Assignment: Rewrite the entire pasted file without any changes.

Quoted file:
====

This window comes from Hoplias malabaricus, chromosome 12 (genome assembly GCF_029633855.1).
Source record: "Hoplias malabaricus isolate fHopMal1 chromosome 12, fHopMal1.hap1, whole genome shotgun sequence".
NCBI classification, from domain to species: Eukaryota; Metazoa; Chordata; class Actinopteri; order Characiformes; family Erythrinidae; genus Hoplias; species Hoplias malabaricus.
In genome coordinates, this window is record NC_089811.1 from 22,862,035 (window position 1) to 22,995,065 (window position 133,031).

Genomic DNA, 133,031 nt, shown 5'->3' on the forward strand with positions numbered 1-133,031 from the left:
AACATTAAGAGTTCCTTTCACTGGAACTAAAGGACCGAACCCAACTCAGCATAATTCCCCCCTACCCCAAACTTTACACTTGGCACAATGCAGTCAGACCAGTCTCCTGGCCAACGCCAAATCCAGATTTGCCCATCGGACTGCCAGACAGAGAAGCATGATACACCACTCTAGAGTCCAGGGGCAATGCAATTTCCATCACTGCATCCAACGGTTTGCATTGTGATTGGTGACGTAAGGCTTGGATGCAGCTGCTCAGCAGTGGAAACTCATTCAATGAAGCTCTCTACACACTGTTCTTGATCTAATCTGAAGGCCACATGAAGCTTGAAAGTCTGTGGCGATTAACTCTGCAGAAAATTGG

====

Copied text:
This window comes from Hoplias malabaricus, chromosome 12 (genome assembly GCF_029633855.1).
Source record: "Hoplias malabaricus isolate fHopMal1 chromosome 12, fHopMal1.hap1, whole genome shotgun sequence".
NCBI classification, from domain to species: Eukaryota; Metazoa; Chordata; class Actinopteri; order Characiformes; family Erythrinidae; genus Hoplias; species Hoplias malabaricus.
In genome coordinates, this window is record NC_089811.1 from 22,862,035 (window position 1) to 22,995,065 (window position 133,031).

Genomic DNA, 133,031 nt, shown 5'->3' on the forward strand with positions numbered 1-133,031 from the left:
AACATTAAGAGTTCCTTTCACTGGAACTAAAGGACCGAACCCAACTCAGCATAATTCCCCCCTACCCCAAACTTTACACTTGGCACAATGCAGTCAGACCAGTCTCCTGGCCAACGCCAAATCCAGATTTGCCCATCGGACTGCCAGACAGAGAAGCATGATACACCACTCTAGAGTCCAGGGGCAATGCAATTTCCATCACTGCATCCAACGGTTTGCATTGTGATTGGTGACGTAAGGCTTGGATGCAGCTGCTCAGCAGTGGAAACTCATTCAATGAAGCTCTCTACACACTGTTCTTGATCTAATCTGAAGGCCACATGAAGCTTGAAAGTCTGTGGCGATTAACTCTGCAGAAAATTGG